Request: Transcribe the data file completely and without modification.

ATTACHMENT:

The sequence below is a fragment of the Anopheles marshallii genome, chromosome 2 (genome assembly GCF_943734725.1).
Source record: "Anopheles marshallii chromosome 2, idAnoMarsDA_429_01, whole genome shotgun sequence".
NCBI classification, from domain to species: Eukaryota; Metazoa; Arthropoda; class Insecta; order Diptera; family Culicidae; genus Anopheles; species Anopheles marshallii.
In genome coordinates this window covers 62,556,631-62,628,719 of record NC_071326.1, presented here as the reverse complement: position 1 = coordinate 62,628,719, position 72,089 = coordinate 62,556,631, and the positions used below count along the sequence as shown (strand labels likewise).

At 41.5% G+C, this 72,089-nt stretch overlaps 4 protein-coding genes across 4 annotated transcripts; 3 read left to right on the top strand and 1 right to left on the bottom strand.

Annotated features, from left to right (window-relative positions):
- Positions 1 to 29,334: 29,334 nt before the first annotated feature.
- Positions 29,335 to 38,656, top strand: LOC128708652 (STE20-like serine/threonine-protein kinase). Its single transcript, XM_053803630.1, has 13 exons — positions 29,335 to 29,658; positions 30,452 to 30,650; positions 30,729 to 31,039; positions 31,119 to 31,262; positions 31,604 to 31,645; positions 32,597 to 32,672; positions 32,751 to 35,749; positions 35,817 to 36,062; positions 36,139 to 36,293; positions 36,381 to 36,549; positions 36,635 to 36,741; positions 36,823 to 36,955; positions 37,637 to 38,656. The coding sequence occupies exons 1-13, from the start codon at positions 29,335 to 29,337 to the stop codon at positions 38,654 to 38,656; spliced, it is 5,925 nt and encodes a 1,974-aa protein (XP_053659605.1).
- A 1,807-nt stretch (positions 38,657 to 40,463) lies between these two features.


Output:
The sequence below is a fragment of the Anopheles marshallii genome, chromosome 2 (genome assembly GCF_943734725.1).
Source record: "Anopheles marshallii chromosome 2, idAnoMarsDA_429_01, whole genome shotgun sequence".
NCBI classification, from domain to species: Eukaryota; Metazoa; Arthropoda; class Insecta; order Diptera; family Culicidae; genus Anopheles; species Anopheles marshallii.
In genome coordinates this window covers 62,556,631-62,628,719 of record NC_071326.1, presented here as the reverse complement: position 1 = coordinate 62,628,719, position 72,089 = coordinate 62,556,631, and the positions used below count along the sequence as shown (strand labels likewise).

At 41.5% G+C, this 72,089-nt stretch overlaps 4 protein-coding genes across 4 annotated transcripts; 3 read left to right on the top strand and 1 right to left on the bottom strand.

Annotated features, from left to right (window-relative positions):
- Positions 1 to 29,334: 29,334 nt before the first annotated feature.
- Positions 29,335 to 38,656, top strand: LOC128708652 (STE20-like serine/threonine-protein kinase). Its single transcript, XM_053803630.1, has 13 exons — positions 29,335 to 29,658; positions 30,452 to 30,650; positions 30,729 to 31,039; positions 31,119 to 31,262; positions 31,604 to 31,645; positions 32,597 to 32,672; positions 32,751 to 35,749; positions 35,817 to 36,062; positions 36,139 to 36,293; positions 36,381 to 36,549; positions 36,635 to 36,741; positions 36,823 to 36,955; positions 37,637 to 38,656. The coding sequence occupies exons 1-13, from the start codon at positions 29,335 to 29,337 to the stop codon at positions 38,654 to 38,656; spliced, it is 5,925 nt and encodes a 1,974-aa protein (XP_053659605.1).
- A 1,807-nt stretch (positions 38,657 to 40,463) lies between these two features.